This week’s episode unraveled the mysteries surrounding John Locke’s departure from the island, his visits to the Oceanic Six, and the circumstances of his death. Viewers didn’t have as much time travel and Island mythology to sort through as the last couple of episodes. Instead, we were given a mostly chronological narrative that took us from the Island time wheel, to Tunisia, to Los Angeles, with a few other stops along the way.
The Tragic Tale of John Locke, a.k.a. Jeremy Bentham
- By filling in more missing pieces in the puzzle of Locke’s life, the writers reminded us how tragic and lonely that life has been. In earlier seasons we saw the horrible way his mother and father treated him, how he was bamboozled out of a kidney, how he was always searching for his place in the world and never finding it.
- Over the years, he has built up a lot of bitterness and anger, and only when he crash landed on the Island for the first time did he start to feel at home. Finally, he felt special. Not only could he walk again, but people were telling him that he was important. We’re left to wonder, especially after his off-island encounters with the Oceanic Six (who mostly think he has delusions of grandeur), how much of his “specialness” is wishful thinking, and how much is truth.
- His confidence and greater purpose on the Island are a stark contrast to his off-Island hopelessness and powerlessness – he was unable to convince a single person to return to the Island with him. In addition to his emotional despondency off the Island, he also returned to physical limitations. Once again, he found himself confined in a wheelchair – an all too real reminder of the man he was before he found his purpose on the Island.
- The pivotal scene in the dilapidated hotel room was difficult to watch. Locke had been reduced to a mere shell of a man, he didn’t know who to trust, and he was ready to kill himself, more to end his suffering (“there is no helping me… I’m a failure”) than because he believed this would lead him back to the Island. I am sure in the back of his mind he was holding on to a shred of hope that Richard knew what he was talking about when he said Locke would have to die, but since he hadn’t convinced anyone to return to the Island, he probably didn’t think his death would have much affect on the situation. (As it turns out, his message from Christian Shepard to Jack did convince Jack that they should go back, since this is when Jack started flying again in a blind attempt to return. Ironically, then, his wish that Jack had believed him, written on his suicide note, did come true.)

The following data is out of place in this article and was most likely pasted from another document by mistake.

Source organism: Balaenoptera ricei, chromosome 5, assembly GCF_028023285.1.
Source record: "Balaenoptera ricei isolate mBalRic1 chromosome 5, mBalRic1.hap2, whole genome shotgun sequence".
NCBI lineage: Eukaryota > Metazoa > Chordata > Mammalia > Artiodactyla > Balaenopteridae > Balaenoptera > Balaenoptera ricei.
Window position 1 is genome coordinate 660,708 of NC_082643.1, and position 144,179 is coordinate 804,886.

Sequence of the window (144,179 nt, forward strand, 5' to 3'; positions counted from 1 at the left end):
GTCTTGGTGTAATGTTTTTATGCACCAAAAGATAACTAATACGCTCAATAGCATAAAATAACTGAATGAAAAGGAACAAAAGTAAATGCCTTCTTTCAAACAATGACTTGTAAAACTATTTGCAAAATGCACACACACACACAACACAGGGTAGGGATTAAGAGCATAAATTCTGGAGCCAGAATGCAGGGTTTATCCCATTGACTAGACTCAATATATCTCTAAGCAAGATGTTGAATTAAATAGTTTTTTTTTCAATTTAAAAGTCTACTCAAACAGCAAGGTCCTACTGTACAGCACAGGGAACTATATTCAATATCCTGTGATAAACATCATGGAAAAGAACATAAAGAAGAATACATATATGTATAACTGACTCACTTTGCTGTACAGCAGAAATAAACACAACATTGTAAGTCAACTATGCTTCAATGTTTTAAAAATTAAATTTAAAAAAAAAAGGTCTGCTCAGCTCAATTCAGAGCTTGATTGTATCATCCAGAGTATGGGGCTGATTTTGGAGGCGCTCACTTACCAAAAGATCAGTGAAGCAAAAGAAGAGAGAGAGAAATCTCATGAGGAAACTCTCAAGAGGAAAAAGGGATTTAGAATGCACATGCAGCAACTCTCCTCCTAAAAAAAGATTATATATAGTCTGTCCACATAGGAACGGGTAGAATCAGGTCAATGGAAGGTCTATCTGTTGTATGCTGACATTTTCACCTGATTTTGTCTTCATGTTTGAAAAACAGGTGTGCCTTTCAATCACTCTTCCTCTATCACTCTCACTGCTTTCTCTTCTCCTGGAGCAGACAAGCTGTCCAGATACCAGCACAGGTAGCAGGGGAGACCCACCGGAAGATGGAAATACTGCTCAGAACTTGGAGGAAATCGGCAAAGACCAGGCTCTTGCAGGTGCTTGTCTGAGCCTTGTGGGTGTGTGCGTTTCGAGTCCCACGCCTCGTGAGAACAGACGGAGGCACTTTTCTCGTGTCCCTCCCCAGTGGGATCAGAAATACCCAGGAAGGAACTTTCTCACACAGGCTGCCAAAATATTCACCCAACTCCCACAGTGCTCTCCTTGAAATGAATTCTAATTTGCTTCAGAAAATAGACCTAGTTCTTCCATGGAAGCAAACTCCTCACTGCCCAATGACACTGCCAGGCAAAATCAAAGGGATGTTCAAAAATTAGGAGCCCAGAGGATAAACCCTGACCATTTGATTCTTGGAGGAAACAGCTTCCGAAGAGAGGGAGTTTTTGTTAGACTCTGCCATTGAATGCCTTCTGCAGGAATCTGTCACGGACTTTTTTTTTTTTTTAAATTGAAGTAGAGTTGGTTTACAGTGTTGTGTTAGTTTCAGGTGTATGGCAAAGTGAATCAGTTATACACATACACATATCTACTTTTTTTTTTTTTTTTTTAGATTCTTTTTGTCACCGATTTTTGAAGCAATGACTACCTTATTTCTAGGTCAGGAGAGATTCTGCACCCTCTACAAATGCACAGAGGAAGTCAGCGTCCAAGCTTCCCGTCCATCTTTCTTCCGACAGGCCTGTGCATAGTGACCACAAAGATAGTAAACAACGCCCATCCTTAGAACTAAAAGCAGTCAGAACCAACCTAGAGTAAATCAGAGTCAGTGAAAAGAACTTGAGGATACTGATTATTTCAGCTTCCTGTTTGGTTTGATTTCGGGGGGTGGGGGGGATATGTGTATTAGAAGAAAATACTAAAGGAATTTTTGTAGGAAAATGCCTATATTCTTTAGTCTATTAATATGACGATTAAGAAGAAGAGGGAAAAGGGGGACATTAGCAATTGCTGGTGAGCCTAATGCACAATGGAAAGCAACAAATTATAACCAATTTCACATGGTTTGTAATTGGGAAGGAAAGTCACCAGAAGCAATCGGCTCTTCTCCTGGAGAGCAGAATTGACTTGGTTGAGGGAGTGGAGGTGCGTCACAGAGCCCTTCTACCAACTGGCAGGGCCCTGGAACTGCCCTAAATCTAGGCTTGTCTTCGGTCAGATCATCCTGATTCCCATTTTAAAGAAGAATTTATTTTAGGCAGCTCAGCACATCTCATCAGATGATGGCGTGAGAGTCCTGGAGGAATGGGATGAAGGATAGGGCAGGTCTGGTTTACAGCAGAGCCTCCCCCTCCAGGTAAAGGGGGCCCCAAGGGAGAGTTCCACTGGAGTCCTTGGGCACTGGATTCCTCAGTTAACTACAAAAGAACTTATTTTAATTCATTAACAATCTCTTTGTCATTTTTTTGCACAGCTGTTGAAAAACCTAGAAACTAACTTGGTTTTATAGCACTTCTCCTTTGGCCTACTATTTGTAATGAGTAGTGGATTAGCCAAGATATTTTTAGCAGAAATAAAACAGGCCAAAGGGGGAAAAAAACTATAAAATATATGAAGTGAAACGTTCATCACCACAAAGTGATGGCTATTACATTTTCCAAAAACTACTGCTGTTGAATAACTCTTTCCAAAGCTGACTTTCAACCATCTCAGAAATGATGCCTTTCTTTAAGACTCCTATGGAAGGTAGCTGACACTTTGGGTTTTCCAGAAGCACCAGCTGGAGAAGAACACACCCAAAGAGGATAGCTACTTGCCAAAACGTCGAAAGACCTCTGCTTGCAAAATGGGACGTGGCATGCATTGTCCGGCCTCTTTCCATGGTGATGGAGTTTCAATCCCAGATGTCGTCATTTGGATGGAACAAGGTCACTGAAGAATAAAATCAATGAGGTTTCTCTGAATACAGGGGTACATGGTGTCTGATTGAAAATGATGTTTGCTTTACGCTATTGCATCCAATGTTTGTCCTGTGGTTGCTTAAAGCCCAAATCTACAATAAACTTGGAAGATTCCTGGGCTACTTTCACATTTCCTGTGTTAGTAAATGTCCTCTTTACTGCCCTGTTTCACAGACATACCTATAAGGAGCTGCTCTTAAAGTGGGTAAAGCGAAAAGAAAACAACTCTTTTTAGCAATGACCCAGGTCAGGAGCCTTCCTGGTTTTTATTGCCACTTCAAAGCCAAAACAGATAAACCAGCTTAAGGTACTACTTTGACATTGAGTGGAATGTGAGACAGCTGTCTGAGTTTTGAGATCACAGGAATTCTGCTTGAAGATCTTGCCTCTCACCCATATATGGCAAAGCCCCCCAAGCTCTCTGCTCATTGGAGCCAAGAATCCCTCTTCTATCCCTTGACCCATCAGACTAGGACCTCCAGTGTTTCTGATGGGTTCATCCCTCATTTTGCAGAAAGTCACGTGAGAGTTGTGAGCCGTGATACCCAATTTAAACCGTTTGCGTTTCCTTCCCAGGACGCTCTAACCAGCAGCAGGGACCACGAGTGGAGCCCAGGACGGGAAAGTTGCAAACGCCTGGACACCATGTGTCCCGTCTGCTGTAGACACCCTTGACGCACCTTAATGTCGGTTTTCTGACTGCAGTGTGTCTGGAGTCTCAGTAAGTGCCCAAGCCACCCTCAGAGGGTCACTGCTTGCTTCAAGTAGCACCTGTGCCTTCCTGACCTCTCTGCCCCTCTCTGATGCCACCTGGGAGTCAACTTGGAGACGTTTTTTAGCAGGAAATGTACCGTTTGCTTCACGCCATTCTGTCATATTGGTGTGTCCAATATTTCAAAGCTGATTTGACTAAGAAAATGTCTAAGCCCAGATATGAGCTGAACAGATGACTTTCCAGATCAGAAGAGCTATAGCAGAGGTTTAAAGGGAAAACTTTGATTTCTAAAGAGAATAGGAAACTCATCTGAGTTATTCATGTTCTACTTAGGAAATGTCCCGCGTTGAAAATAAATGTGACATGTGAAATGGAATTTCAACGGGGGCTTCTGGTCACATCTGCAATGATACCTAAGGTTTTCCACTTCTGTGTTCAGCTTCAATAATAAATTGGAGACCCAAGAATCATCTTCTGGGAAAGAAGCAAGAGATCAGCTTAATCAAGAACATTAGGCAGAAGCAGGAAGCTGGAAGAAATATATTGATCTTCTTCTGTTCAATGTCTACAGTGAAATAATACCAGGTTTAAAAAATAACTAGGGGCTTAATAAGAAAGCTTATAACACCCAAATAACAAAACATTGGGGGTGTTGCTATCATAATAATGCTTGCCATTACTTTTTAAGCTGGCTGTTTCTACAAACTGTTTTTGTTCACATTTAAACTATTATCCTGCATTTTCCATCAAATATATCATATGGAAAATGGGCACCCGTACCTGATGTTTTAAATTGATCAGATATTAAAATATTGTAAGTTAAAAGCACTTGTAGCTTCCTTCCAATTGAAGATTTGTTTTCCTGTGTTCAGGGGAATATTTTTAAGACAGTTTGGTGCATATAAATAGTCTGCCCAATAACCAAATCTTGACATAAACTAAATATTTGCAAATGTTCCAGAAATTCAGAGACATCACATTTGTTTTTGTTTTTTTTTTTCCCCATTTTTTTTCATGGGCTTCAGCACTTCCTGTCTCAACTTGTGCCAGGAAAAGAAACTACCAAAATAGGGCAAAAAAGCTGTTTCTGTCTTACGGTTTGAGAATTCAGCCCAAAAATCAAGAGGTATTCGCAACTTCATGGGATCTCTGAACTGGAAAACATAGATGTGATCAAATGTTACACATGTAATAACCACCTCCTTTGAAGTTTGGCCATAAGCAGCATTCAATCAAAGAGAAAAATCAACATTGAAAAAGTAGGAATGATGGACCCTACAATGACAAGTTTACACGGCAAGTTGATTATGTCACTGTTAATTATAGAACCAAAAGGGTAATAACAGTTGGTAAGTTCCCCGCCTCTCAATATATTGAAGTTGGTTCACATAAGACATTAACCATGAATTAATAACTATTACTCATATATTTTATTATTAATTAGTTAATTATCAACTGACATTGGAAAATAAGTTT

- I’d like to think that Locke is special, and that he will play an important role in the fate of the Island. Obviously the fact that he’s come back to life on the Island suggests that he is destined for greatness and a pivotal role in the Island’s future. His whole-hearted embrace of his role has, however, set him up to be manipulated. We saw plenty of that in this episode.
Charles Widmore and Locke
- When Locke turned the Island wheel, he landed in the middle of the desert in Tunisia, just as Ben did after he turned the wheel. According to Widmore, that’s because this is the Island “exit.” It must be another electromagnetic hotspot. Widmore had a camera set up on this very spot, anticipating that Ben would trick Locke into leaving the Island, as Ben tricked him into doing years before.
- Widmore claims that he wants to help Locke get back to the Island, because he will play an important role in the coming war. (If Locke doesn’t go back, the wrong side will win.) He also defends himself, since Locke has only ever heard Ben’s “lies” about him. Widmore claims that he was the rightful leader of the Others (“his people”), and they peacefully protected the Island for three decades, until Ben manipulated him into leaving. (Who hasn’t been manipulated by Ben?) It’s interesting that Widmore has been waiting to talk to Locke again since he was 17 years old, but for Locke it’s only been four days since they met.